Trump: Okay, okay, I signed the GOP loyalty pledge

Look closely at the screencap and you’ll see he listed the date mistakenly as “August 3, 2015,” which I believe makes this non-binding. TRUMP WINS AGAIN.

In all seriousness, I was kind of hoping he’d walk out to the podium, produce the pledge, then wipe himself with it. That’s how much it’s worth. Instead, this:

Statement from Donald J. Trump on Signing the RNC Pledge

It is my great honor to pledge my total support and loyalty to the Republican Party and the conservative principles for which it stands. This is far and away the best way to secure victory against the Democrats in November 2016. I am leading in all local and national polls — my whole life has been about winning and this is what must be done in order to win the election and, most importantly, to Make America Great Again!

Joshua Green of Bloomberg argues that this may well amount to Trump signing his own political death warrant because, supposedly, all the grassroots righties who dig his indie cred will be disappointed that he’s sold out to the DC RINO hivemind. Eh. It’s certainly true that refusing to sign would have put a little more polish on his outlaw image, but no one expects him to take the pledge seriously. If he gets any in any trouble for it with Trump fans, all he needs to do is say that he’s committed to turning the Republican Party into the Trump Party instead of building the Trump Party from the ground up. It’s a hostile takeover of the GOP, he’ll say. He won’t lose a single vote for it. On the contrary, the only reason for Trump to play along with this dopey stunt is if he had reason to believe from his polling that his flirtation with an independent candidacy was holding him back with some GOP voters. That problem is (momentarily) solved. If anything, it’s the RNC that’s following strange logic here. Their one big talking point against Trump was that he wasn’t a committed Republican and might even screw all of conservative America next year by running third-party and enabling a Clinton win. Now that’s off the table, at least in theory. What’s their argument against him at this point?

Elsewhere in Trump news, a new poll from Monmouth has him cruising in the lead with 30 percent of the vote. Only Ben Carson, at 18 percent, cracks double digits among the rest of the field. When asked if they’d prefer someone from outside government who can bring a new approach to D.C. or someone with experience in government who knows how to get things done, Republicans split … 67/26. Trump may fade and Carson seems wildly implausible as nominee, but I don’t know how any of the professional pols in the field climb that mountain. Maybe Carly Fiorina, the most polished non-politician of the group, will break out once a big audience gets a look at her in the next debate. In the meantime, though, Trump is stomping everyone head to head — except the good doctor, who stomps him by nearly 20 points.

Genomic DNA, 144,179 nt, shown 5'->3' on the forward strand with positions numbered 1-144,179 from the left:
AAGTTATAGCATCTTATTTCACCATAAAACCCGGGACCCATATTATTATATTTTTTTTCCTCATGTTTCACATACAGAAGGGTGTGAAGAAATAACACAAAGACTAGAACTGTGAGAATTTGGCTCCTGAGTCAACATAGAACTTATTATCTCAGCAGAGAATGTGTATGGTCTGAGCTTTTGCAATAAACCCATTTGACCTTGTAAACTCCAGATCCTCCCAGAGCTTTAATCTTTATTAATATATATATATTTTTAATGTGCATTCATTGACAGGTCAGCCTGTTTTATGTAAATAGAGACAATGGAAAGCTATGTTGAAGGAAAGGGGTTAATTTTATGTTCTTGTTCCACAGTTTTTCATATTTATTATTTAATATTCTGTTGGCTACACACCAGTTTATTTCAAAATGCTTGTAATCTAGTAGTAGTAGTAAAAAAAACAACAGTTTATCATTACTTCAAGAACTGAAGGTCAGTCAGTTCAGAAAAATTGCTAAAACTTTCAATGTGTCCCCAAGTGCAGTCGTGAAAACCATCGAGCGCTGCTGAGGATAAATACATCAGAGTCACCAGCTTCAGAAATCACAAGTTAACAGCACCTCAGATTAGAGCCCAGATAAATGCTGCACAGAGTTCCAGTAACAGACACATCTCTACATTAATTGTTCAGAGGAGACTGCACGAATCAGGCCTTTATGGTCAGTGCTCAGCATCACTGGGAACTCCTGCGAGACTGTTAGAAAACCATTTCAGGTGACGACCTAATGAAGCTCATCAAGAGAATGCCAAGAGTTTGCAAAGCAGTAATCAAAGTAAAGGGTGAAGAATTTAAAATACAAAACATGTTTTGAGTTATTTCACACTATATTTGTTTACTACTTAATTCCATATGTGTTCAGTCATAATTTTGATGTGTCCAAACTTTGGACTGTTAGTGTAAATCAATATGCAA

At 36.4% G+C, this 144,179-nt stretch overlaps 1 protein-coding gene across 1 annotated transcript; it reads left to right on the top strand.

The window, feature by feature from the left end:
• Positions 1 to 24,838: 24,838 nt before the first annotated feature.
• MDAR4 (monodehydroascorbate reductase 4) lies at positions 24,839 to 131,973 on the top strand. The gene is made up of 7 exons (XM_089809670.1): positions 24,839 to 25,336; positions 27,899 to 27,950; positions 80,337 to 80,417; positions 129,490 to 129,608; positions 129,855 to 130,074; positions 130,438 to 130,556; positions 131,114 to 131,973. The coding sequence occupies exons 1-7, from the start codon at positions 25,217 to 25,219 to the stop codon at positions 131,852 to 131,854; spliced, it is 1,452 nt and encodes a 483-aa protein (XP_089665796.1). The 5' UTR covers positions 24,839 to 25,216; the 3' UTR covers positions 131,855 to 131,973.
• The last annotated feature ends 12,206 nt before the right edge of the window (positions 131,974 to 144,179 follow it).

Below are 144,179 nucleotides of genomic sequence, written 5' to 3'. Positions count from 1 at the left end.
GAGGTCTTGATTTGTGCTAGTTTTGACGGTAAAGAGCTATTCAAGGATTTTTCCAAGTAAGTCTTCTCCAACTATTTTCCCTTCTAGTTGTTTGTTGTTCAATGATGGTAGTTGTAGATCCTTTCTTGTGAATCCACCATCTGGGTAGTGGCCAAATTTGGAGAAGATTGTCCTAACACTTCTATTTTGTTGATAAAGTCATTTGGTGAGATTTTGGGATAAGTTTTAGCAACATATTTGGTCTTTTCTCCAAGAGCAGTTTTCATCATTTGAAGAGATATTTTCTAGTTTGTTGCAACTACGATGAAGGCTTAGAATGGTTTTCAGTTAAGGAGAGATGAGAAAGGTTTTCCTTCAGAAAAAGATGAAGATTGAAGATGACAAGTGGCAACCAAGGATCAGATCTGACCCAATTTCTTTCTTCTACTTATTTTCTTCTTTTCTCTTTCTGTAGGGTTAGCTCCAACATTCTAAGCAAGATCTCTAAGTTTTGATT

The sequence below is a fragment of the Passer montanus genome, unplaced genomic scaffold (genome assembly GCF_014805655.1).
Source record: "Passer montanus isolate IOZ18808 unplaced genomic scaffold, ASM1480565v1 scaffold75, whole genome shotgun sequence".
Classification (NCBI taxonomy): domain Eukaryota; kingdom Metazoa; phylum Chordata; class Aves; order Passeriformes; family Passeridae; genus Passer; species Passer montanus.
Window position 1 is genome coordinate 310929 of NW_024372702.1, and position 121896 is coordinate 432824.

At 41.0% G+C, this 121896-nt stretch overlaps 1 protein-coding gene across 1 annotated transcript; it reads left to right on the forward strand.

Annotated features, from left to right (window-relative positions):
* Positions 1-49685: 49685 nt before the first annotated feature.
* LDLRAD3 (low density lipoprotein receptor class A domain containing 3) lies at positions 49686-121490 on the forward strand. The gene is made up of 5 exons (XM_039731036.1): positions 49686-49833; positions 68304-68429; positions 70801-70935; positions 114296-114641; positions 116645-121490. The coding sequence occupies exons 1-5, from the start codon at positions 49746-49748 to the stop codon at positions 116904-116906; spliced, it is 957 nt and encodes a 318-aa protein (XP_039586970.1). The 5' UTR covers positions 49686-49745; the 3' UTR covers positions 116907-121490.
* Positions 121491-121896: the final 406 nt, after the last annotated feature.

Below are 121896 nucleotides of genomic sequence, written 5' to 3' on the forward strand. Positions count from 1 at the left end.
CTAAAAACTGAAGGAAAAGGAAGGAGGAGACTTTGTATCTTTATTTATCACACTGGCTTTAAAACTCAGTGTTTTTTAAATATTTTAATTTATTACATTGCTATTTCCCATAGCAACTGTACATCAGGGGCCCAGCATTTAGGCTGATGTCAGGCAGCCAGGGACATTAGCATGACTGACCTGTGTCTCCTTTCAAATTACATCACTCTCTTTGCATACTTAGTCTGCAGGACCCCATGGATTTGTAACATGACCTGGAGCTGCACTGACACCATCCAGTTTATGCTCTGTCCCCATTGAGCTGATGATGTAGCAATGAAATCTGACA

Carson’s favorable rating is an astounding 67/6. Trump finally took a shot at him yesterday, telling the Daily Caller that Carson’s a wonderful guy but that doctors don’t know how to create jobs. That’s probably his best play against someone who’s so well liked — terrific man, but wrong skill set for this job. But then, the people backing Carson already know what he does for a living and have found that no obstacle for the job. Who’s going to dump Carson upon being reminded that he’s “merely” a world-famous neurosurgeon? Besides, Carson has an easy zinger available when he’s asked about what Trump said: “How hard can creating jobs be? It ain’t brain surgery.”

Here’s Trump pledging his allegiance to the Republican Party, an organization despised by pretty much everyone in the United States apart from its own leadership. He signed a second copy of the pledge with the correct date at some point this afternoon, so if you were hung up on the date thing that I mentioned up top, forget it. Oh, one other detail about that Monmouth poll: Scott Walker’s now down to … three percent. I looked back at McCain’s polling in the 2008 election, remembering that he had a terrible rough patch at one point, to see how low he fell before rebounding to win the nomination. Unless I missed something, McCain never dipped lower than seven percent in 2007. I wonder if any presidential candidate, widely acknowledged as a top-tier threat to win upon his entry into the race, has ever fallen as low as Walker and then come back to win the primaries.

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